Reality Check: Lessons from an Ice Cube

How’s your motivation? Are you full of get-up and go, with plans and actions to get to your goals? Or are you listless or discouraged, where “What’s the use” comes to mind?
Which state would you prefer? And if one is more effective than the other, do you have any control over which one you’re in?
I believe that having purpose and motivation, taking actions, and working your plan is more helpful than the other state. Of course, you may not agree. There certainly are times when it’s appropriate to sit back, withdraw and reassess. But for this column, I’m coming from the position that taking purposeful, motivated action is positive.
This leads to the question: If a motivated person truly is better off, then why isn’t everyone motivated? Even highly motivated people can get discouraged. Perhaps loss of motivation has to do with results. More precisely, it’s the lack of results that can be so demotivating.
For example, maybe you’ve been studying hard but your marks don’t reflect your hard work. Perhaps you’ve made a change in your diet, but you don’t see the hoped-for change in weight. Maybe you’ve started exercising, but you don’t feel any more energetic than before. It’s discouraging.
When positive feedback doesn’t appear reasonably soon after we take action, especially difficult action, it’s hard to keep doing the right thing.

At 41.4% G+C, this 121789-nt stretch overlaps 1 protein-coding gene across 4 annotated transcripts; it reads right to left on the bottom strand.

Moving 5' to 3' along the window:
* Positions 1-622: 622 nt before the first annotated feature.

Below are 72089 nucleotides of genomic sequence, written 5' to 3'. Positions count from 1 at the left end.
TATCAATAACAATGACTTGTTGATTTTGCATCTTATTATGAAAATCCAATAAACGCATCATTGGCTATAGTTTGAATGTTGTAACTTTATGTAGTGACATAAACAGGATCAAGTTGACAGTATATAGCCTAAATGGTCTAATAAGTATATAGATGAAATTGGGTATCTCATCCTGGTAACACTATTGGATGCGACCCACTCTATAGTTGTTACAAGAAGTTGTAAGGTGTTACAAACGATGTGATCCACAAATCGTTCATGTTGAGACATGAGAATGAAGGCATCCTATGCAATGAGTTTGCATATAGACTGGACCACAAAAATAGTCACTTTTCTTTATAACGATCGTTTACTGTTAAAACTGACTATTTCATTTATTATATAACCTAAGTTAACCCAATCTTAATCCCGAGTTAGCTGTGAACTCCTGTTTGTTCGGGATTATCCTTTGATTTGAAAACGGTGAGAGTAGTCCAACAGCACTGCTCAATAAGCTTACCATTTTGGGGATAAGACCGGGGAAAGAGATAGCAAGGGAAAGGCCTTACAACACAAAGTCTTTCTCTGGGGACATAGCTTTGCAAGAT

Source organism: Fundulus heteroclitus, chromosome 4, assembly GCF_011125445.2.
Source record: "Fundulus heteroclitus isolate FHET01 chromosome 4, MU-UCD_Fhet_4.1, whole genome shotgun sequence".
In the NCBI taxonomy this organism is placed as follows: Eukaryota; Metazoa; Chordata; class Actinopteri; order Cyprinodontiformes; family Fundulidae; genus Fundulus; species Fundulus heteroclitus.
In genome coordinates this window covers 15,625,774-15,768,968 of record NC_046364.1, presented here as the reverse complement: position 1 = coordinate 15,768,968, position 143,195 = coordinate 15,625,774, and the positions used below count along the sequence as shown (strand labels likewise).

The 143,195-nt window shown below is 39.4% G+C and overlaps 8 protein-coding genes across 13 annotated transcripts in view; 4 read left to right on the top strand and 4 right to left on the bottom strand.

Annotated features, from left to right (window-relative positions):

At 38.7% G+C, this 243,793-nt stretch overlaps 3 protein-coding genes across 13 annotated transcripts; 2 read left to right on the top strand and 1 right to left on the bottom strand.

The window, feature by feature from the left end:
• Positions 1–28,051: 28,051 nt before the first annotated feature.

James Clear, in his book Atomic Habits, describes how progress happens through the example of an ice cube. If you’ve been feeling discouraged because it seems like you’re not making progress despite all your efforts, then maybe this little story will help.
You probably remember that water freezes at 0C (or 32F for some of us.) Think back to winter, when we may have neglected to empty the birdbath. When the temperature was minus 10, the birdbath was full of ice, as expected. We get some nice days; the temperature goes up. Minus 9, minus 8; temperature keeps climbing but nothing happens. Minus 4, minus 3. Still ice in the bird bath, despite the temperature rise.
Then the temperature moves from minus 1 to 0, with a little more energy added. The ice begins to melt.
Even though it seems that only that last degree increase transformed the ice to water, in fact, the previous temperature rises are what brought about this critical threshold. Those earlier temperature increases were essential to reach the state where a little more effort made a visible difference.
As we make progress, we can spend a long time working consistently with no visible effect. But it doesn’t mean that no change is happening.
When we persistently act in a specific direction, we move in that direction, whether we can see the movement or not.
So, take heart! When you consistently choose veggies over chips, you’re making a difference. When you persist in doing your exercise routine, you’re making a difference. When you consistently get up half an hour early to study, practise, or meditate, you’re making a difference.
We don’t always know where the threshold is; when results will become visible. But like the ice cube or the bird bath, the transformation that you are working toward could come with the very next degree.
How do you stay motivated toward what’s important to you?

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